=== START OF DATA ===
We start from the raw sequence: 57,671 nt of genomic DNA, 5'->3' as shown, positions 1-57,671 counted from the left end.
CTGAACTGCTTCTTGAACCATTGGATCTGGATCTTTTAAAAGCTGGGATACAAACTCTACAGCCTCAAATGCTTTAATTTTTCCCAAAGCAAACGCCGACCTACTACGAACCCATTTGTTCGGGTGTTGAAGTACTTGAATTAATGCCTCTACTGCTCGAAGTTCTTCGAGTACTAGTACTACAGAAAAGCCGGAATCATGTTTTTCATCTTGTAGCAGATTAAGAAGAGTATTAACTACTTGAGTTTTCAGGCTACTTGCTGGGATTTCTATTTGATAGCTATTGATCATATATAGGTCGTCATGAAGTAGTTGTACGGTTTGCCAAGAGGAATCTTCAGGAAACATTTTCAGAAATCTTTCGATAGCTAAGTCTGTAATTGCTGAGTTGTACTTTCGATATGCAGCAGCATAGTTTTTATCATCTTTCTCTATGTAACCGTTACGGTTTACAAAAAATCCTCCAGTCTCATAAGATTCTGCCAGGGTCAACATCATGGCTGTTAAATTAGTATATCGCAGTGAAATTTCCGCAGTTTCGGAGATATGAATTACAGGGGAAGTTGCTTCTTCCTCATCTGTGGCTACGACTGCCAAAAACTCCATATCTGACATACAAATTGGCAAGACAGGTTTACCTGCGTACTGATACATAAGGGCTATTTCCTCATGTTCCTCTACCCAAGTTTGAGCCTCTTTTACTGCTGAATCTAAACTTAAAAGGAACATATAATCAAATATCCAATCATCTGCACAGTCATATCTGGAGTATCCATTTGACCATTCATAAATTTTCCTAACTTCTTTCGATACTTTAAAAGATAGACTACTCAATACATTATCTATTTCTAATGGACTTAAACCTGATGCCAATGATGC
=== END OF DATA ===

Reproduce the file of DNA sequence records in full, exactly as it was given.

We start from the raw sequence: 57,671 nt of genomic DNA, 5'->3' as shown, positions 1-57,671 counted from the left end.
CTGAACTGCTTCTTGAACCATTGGATCTGGATCTTTTAAAAGCTGGGATACAAACTCTACAGCCTCAAATGCTTTAATTTTTCCCAAAGCAAACGCCGACCTACTACGAACCCATTTGTTCGGGTGTTGAAGTACTTGAATTAATGCCTCTACTGCTCGAAGTTCTTCGAGTACTAGTACTACAGAAAAGCCGGAATCATGTTTTTCATCTTGTAGCAGATTAAGAAGAGTATTAACTACTTGAGTTTTCAGGCTACTTGCTGGGATTTCTATTTGATAGCTATTGATCATATATAGGTCGTCATGAAGTAGTTGTACGGTTTGCCAAGAGGAATCTTCAGGAAACATTTTCAGAAATCTTTCGATAGCTAAGTCTGTAATTGCTGAGTTGTACTTTCGATATGCAGCAGCATAGTTTTTATCATCTTTCTCTATGTAACCGTTACGGTTTACAAAAAATCCTCCAGTCTCATAAGATTCTGCCAGGGTCAACATCATGGCTGTTAAATTAGTATATCGCAGTGAAATTTCCGCAGTTTCGGAGATATGAATTACAGGGGAAGTTGCTTCTTCCTCATCTGTGGCTACGACTGCCAAAAACTCCATATCTGACATACAAATTGGCAAGACAGGTTTACCTGCGTACTGATACATAAGGGCTATTTCCTCATGTTCCTCTACCCAAGTTTGAGCCTCTTTTACTGCTGAATCTAAACTTAAAAGGAACATATAATCAAATATCCAATCATCTGCACAGTCATATCTGGAGTATCCATTTGACCATTCATAAATTTTCCTAACTTCTTTCGATACTTTAAAAGATAGACTACTCAATACATTATCTATTTCTAATGGACTTAAACCTGATGCCAATGATGC